Incoming Cisco CEO Chuck Robbins has pledged to not let the company's customers and vendors down as he takes the helm of the networking giant.
After 20 years in the top job, Cisco CEO John Chambers announced in May that he would end his tenure in July, with Chuck Robbins, Cisco's SVP of worldwide field operations, taking the helm effective July 26.
After a gruelling 16-month recruitment process, Chambers is glowing with praise for Robbins. in a fireside chat at Cisco Live in San Diego on Monday.
Robbins said the lengthy process was "an incredible opportunity" to meet board members and gave him time to think about what he wanted for the job, and his newly-appointed leadership team.
He said that the strategy developed by Chambers "was working" but said that under his leadership Cisco would focus on what customers will be seeking in three years' time, rather than just on the solid revenue generators such as the company's enterprise and public sector businesses.
"I think it was in my second interview, [the board] said 'We want to know how you will be different from John'," he said.
"I think about what we really need to do. If we really think about it, all of us what we have ahead of us over the next decade, considering the last two decades of what we've seen, the next two decades are going to provide us greater opportunities together than we've ever seen."
Robbins said the company needed to prioritise its activities, and simplify its offering.
"What we do is very complex, we have to simplify it because we need to clearly articulate it and we at Cisco need to clearly articulate internal, and external exactly what it is we need to do and help you and our team to move more quickly together."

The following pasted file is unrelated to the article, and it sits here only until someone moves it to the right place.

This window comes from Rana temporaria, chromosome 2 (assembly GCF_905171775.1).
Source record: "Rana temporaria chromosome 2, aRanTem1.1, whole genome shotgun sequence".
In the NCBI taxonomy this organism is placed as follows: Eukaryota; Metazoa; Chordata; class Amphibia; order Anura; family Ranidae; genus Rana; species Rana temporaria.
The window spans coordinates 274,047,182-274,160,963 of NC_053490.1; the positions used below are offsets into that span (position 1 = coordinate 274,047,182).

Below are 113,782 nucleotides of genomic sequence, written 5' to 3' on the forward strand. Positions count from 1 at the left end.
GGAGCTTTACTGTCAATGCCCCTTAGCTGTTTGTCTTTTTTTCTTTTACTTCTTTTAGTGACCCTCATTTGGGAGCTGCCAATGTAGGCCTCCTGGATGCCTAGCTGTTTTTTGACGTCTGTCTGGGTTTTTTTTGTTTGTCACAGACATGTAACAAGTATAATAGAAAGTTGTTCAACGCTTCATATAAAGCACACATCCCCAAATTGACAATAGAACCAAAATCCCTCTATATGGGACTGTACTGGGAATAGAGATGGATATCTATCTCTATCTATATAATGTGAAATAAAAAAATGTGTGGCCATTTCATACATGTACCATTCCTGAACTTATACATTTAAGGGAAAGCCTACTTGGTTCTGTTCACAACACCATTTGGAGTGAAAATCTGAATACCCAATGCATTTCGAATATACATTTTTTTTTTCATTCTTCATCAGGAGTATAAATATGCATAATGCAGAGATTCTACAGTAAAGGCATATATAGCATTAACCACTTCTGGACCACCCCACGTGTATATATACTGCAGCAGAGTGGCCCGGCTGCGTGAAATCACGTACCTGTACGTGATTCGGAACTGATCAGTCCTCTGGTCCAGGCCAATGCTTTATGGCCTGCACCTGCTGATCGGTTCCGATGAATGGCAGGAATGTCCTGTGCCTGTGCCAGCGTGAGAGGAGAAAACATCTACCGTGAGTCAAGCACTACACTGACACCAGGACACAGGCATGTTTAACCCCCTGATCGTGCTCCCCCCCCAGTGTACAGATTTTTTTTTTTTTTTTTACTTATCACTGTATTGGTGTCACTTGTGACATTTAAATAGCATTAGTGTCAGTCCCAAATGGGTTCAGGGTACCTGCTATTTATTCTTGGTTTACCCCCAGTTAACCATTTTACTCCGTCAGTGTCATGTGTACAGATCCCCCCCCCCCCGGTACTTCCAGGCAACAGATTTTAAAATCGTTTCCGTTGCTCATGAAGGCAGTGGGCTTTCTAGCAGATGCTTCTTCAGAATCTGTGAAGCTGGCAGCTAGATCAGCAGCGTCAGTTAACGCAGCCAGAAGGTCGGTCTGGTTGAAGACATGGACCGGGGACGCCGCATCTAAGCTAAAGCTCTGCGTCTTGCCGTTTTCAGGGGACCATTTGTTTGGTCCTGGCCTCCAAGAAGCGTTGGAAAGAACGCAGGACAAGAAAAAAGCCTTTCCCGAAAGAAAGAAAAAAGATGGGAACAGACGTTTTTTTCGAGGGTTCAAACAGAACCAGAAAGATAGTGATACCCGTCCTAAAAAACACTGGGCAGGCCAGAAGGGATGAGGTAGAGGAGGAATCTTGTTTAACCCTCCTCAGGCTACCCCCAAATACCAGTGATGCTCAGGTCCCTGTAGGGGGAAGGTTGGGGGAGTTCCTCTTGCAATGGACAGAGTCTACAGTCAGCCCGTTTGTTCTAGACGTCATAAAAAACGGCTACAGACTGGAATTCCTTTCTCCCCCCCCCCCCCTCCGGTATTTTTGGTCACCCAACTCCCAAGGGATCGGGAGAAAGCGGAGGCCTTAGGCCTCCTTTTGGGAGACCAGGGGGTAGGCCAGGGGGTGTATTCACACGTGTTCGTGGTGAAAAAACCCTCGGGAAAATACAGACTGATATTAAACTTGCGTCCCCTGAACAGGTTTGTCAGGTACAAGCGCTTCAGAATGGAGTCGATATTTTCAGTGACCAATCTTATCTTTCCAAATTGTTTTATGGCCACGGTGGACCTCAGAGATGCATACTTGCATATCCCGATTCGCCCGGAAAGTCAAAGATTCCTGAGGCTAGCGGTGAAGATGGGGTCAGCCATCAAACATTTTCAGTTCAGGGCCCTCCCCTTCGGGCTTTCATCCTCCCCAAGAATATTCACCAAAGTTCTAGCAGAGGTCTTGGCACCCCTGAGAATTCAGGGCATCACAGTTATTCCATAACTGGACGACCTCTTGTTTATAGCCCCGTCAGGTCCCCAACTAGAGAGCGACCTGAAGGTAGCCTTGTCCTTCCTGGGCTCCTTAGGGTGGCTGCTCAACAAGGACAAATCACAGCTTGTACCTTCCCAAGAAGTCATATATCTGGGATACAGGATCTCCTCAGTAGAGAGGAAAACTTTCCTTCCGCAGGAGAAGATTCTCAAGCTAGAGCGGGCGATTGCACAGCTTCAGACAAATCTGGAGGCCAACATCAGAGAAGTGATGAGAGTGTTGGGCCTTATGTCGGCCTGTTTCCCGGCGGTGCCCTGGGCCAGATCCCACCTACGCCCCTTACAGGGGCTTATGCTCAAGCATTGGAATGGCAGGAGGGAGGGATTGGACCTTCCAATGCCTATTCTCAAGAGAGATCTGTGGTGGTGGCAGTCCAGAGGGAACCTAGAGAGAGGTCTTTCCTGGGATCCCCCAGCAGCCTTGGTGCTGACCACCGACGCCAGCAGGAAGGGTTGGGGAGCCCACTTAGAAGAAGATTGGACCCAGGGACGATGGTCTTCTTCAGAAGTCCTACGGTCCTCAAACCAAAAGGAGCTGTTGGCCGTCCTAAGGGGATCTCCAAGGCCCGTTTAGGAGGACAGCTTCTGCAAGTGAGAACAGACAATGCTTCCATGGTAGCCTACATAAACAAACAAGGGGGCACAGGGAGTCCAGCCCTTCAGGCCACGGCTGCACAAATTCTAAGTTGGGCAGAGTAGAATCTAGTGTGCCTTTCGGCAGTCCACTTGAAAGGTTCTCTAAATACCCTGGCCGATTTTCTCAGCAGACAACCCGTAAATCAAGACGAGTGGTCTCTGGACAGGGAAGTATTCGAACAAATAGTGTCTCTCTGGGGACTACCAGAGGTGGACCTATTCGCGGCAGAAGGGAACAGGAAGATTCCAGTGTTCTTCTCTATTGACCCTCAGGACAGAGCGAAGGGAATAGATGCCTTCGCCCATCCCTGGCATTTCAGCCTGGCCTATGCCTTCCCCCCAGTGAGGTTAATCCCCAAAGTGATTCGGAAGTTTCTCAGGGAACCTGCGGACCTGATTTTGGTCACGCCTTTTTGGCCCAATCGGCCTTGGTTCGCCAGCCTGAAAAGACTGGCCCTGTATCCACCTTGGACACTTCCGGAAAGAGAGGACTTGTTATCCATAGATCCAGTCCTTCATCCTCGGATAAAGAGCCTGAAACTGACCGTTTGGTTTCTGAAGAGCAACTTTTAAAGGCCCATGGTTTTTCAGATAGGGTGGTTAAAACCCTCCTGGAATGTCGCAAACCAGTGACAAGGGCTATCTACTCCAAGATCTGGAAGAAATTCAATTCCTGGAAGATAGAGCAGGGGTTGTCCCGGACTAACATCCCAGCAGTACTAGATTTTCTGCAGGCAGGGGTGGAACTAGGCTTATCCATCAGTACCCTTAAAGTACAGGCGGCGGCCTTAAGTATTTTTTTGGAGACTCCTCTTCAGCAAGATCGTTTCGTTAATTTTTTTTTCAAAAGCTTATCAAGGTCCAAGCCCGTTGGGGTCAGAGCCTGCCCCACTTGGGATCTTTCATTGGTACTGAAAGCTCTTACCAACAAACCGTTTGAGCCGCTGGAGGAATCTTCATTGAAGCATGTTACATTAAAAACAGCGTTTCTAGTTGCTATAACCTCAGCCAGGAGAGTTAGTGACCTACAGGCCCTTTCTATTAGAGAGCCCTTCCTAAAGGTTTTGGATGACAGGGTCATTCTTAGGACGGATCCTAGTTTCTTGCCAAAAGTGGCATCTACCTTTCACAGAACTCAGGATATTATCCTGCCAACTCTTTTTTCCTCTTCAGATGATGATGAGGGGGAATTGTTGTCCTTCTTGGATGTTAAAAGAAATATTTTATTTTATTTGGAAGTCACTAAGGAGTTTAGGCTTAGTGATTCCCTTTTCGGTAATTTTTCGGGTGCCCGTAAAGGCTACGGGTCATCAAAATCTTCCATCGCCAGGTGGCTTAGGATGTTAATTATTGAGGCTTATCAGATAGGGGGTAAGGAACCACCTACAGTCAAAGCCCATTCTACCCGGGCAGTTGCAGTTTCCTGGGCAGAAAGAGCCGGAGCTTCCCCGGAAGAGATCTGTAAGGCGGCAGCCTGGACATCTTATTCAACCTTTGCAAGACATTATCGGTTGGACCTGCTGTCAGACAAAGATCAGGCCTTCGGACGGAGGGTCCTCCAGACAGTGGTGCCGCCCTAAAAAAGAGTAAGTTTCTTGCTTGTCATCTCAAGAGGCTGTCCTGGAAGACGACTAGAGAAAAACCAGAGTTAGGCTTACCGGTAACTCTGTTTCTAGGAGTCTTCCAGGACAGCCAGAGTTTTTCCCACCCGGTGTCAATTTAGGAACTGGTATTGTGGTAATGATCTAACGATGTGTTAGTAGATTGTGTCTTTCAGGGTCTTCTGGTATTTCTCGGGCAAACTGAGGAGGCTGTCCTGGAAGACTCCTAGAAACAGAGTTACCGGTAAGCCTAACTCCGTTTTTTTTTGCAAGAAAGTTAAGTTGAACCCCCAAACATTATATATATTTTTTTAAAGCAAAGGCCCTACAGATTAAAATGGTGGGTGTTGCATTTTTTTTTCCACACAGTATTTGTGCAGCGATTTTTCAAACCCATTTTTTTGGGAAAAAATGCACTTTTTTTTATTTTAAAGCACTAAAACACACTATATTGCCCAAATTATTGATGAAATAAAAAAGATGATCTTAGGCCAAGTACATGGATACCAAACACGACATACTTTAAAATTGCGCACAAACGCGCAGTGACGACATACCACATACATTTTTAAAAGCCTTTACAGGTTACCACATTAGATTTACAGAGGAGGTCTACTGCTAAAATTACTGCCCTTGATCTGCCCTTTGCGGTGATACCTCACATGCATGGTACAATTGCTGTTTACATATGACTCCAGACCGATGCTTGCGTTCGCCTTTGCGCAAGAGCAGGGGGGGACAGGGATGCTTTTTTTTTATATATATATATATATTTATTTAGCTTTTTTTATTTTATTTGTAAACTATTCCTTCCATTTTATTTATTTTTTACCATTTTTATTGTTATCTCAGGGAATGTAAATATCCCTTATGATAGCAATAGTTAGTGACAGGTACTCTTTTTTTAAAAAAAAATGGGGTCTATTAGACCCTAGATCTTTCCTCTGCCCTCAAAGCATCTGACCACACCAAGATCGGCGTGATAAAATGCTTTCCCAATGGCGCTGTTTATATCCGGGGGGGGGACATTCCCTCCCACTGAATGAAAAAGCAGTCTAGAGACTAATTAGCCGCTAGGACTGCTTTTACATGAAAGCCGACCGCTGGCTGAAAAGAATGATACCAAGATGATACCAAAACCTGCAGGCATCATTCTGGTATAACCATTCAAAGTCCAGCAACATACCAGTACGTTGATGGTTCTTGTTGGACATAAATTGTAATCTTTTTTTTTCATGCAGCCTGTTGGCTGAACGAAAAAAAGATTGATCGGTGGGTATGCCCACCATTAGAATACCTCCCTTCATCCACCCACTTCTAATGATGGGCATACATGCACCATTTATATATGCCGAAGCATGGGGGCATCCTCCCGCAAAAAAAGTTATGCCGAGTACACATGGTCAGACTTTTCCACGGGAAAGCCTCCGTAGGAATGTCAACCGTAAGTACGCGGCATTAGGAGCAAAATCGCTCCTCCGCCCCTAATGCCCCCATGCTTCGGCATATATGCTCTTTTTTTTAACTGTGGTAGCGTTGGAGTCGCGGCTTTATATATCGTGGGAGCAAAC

He said Chambers said any major decision Robbins would have to live with as CEO. Robbins said that his focus would be on making the networking giant move quickly to adapt.
"I think it is so important for us to create a culture of moving quickly, a culture of transparency, and a culture of authenticity, so we need to move pretty quickly once we know where we need to be," he said.
"We want to send a message that we have to move fast on all fronts."
He said Cisco needed an intrinsic understanding of the business of its customers, and said prioritisation of services would be the company's biggest challenge in the next three years.
"We're going to continue to reinvent our company and our organisation, and our processes to enable us to move more quickly with all of you," he said.
"I think if I look three years, four years, five years, I believe our opportunity is bigger than what we've seen so far. So what I like to believe is in three to five years, we're on the way to [customers] believing that we're the one partner that can help you drive your digital strategy."
Josh Taylor travelled to San Diego as a guest of Cisco.